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Guided Response:  Consider investigating how your peers might frame their questions for their evaluation to be culturally responsive. Additionally, dig deeper with responding to a peer to determine what role or roles stakeholders play in culturally responsive evaluations?
Program Planning, Research, and Cultural Context
Culture is crucial for program modification and planning due to its influence on the participants. It referrers to accumulatively shared and learned values, customs, values, and beliefs within the society (Frierson et al., 2002). Any program must be based on the type of cultures that the community upholds and the impacts the program may have on the community members. Culture-based evaluation is important since it identifies specific cultures that must be avoided and benefit the program positively. Frierson et al. (2002) notes that ignoring cultures during project evaluation and modification puts the project in danger as well as the targeted population. It is recommendable for the researchers to be responsive and sensitive to the targeted population’s culture to avoid flaws and make the program recognizable. Notably, culture is important since most values and norms are promoted through social activities, which is detrimental to the community once ignored.
Program evaluation heavily relies on the cultural context and targeted population. In evaluating the program based on its omission or inclusion of the cultural context, the focus would be on how values, norms, and behaviors are integrated. The program will be evaluated as culture inclusive if it takes into account the cultural activities of the participants. According to Grinnell et al. (2015), culturally responsive evaluation is vital for community inclusion and increased outcomes. However, a culture-free program stresses social activities without necessarily integrating the norms and societal values. The program’s culture must be taken into consideration for a responsive culture evaluation (Grinnell et al., 2015). It also explains or fully describes the context of the program. A responsive culture evaluation integrates different multiethnic evaluation teams that include the voices of the underrepresented individuals in society. Therefore, a program must incorporate culture for it to be effective.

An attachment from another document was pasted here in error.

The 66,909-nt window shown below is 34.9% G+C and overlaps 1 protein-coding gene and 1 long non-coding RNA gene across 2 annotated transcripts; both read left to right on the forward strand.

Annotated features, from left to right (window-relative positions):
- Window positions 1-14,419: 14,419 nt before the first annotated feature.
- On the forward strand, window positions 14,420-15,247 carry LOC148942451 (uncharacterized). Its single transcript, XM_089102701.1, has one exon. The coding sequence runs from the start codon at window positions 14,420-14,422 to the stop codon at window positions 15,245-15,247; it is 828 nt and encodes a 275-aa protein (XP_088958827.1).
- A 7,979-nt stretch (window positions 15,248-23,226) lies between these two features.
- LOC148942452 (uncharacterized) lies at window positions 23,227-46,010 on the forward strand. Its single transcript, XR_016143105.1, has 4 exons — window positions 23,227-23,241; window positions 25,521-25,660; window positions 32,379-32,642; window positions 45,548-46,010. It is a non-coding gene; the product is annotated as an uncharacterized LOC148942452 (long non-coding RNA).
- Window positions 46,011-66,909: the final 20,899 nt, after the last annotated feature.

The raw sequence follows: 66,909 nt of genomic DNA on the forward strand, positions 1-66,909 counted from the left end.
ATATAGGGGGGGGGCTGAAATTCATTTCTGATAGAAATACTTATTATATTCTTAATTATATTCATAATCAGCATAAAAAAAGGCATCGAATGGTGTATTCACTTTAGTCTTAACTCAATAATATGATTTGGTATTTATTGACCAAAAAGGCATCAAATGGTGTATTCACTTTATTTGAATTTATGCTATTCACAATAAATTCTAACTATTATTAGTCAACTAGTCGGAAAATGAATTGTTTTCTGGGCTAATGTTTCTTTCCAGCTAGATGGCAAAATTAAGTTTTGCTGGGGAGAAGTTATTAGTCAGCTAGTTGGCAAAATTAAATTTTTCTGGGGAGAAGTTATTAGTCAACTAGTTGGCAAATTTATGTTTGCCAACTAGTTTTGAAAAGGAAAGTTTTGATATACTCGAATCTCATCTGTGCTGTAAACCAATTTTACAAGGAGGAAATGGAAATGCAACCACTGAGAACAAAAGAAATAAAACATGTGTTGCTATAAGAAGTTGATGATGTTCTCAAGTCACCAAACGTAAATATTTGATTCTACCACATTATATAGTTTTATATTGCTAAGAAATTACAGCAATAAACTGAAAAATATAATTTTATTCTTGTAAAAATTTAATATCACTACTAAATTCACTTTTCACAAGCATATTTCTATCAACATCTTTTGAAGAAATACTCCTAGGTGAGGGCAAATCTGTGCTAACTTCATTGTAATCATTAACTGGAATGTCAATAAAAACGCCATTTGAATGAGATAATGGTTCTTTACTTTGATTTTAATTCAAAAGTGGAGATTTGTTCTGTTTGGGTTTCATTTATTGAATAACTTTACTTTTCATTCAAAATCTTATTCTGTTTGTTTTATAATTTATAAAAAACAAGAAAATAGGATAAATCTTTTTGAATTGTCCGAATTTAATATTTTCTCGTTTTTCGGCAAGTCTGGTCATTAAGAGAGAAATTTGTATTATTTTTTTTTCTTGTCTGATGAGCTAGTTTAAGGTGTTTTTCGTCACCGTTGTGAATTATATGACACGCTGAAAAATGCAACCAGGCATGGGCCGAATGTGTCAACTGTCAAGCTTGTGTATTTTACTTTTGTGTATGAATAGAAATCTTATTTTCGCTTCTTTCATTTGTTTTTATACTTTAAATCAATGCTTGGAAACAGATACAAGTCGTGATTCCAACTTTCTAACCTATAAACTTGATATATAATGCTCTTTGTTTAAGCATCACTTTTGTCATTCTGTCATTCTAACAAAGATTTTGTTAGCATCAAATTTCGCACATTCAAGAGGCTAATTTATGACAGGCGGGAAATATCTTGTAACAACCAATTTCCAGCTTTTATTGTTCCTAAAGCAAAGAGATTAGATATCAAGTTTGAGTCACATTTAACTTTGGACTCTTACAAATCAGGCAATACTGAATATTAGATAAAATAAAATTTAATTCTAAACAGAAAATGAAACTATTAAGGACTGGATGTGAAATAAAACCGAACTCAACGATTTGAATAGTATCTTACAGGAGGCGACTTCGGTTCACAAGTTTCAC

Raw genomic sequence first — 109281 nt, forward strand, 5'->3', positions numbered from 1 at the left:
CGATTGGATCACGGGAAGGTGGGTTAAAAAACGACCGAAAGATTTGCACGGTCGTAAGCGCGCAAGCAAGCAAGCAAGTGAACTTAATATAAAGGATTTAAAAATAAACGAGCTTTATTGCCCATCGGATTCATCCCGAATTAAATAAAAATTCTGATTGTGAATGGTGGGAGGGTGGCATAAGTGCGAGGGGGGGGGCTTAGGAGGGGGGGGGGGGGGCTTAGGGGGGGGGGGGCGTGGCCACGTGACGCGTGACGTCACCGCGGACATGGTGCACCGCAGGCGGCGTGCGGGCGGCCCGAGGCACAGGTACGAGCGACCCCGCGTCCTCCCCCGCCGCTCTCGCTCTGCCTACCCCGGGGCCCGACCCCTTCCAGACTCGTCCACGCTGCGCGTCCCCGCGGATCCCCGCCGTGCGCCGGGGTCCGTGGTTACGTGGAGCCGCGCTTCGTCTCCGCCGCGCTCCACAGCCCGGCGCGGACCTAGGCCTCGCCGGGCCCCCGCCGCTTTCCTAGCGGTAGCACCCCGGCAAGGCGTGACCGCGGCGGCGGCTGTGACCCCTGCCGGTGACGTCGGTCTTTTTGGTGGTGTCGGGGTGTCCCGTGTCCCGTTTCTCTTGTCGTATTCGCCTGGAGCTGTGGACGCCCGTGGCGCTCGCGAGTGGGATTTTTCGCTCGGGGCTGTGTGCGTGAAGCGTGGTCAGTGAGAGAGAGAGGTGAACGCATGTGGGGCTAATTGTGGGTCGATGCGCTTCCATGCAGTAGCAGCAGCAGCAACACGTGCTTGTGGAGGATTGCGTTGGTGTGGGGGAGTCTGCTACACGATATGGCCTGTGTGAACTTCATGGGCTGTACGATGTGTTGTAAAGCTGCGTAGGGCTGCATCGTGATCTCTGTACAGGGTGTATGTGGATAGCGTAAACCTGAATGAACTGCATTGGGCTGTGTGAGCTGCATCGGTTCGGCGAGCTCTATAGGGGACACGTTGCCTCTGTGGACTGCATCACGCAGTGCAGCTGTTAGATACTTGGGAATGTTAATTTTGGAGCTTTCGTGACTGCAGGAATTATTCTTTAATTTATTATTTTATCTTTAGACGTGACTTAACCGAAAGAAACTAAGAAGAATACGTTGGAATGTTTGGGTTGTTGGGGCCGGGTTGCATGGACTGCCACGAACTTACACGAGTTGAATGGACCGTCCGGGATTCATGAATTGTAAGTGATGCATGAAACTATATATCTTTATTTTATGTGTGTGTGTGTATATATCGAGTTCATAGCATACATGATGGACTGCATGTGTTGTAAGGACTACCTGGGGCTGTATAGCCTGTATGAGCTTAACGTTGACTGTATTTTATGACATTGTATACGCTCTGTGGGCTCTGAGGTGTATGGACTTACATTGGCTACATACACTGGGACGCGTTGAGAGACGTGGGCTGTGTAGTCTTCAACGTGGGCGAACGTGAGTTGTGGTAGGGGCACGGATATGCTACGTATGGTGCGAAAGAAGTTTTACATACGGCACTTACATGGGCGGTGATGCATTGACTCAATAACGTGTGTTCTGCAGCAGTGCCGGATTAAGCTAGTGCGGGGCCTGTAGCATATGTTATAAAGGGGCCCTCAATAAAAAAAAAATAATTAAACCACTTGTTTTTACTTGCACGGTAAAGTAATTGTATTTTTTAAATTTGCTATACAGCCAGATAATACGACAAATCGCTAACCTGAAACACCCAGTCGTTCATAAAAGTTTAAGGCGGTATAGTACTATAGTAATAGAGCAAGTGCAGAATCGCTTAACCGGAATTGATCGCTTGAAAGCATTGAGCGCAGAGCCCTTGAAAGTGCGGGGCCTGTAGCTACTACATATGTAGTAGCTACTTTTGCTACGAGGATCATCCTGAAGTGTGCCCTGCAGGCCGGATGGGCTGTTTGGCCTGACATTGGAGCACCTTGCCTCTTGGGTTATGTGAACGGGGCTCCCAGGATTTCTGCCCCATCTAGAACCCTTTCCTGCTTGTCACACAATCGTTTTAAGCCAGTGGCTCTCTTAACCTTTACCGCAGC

Frierson, H. T., Hood, S., & Hughes, G. (2002). Strategies that address culturally responsive evaluation.  https://www.nsf.gov/pubs/2002/nsf02057/nsf02057_5.pdf (Links to an external site.)
Grinnell, R. M., Gabor, P. A., & Unrau, Y. A. (Eds.). (2015). Program evaluation for social workers: Foundations of evidence-based programs. Oxford University Press, USA.
“Culture” is not only a big word but it carries with it so much weight. To understand the importance of culture in research, one must understand that to each of us, culture will hold different meanings and values and much be understand that different does not mean bad, or wrong. Fierson, Hood, and Hughes (2002) expressed this importance as explaining the context of research being evaluated. Without such descriptions and understanding of the culture being studied, there is no practical reasoning behind the study or assessment.
“There is also the potential to do great harm if these contextual considerations are not recognized” (Netting, O’Conner, and Faurie, 2008, p. 215). In order to understand the reason for a program, one must understand the culture. For example, my research is based on the care of elderly people. In some cultures, there is no need for assisted living facilities because it is not only customary, it is expected that families tend to their own elders (Reno Valley Assisted Living & Retirement Center, 2020). Considering this, one might evaluate my research by the culture in which is being examined by whether to gauge if and how the elderly is being either neglected or abused. If there is a lack of cultural context, the validity, and integrity would be compromised.
Ways in which I will need to address cultural context is to examine my own culture versus the cultures in the research literature and examine any differences and/or exceptions. As of now, I do know that there are mixed cultural backgrounds in some of the literature I have researched and will need to address those differences.
Fierson, H. T., Hood, S., & Hughes, G. B. (2002). Section IV: Strategies that address culturally responsive evaluation (Links to an external site.) (Links to an external site.). In J. F. Westat (Ed.), The 2002 User-Friendly Handbook for Project Evaluation (pp. 63–73). http://www.nsf.gov/pubs/2002/nsf02057/nsf02057_5.pdf (Links to an external site.)
Netting, F. E., O’Conner, M. K., & Fauri, D. P. (2008). Comparative approaches to program planning. Wiley.
Reno Valley Assisted Living & Retirement Center. (2020, July 13). How Different Cultures Treat Aging. Reno Valley Assisted Living & Retirement Center. https://www.renovalleyseniorliving.com/blog/how-different-cultures-treat-aging/.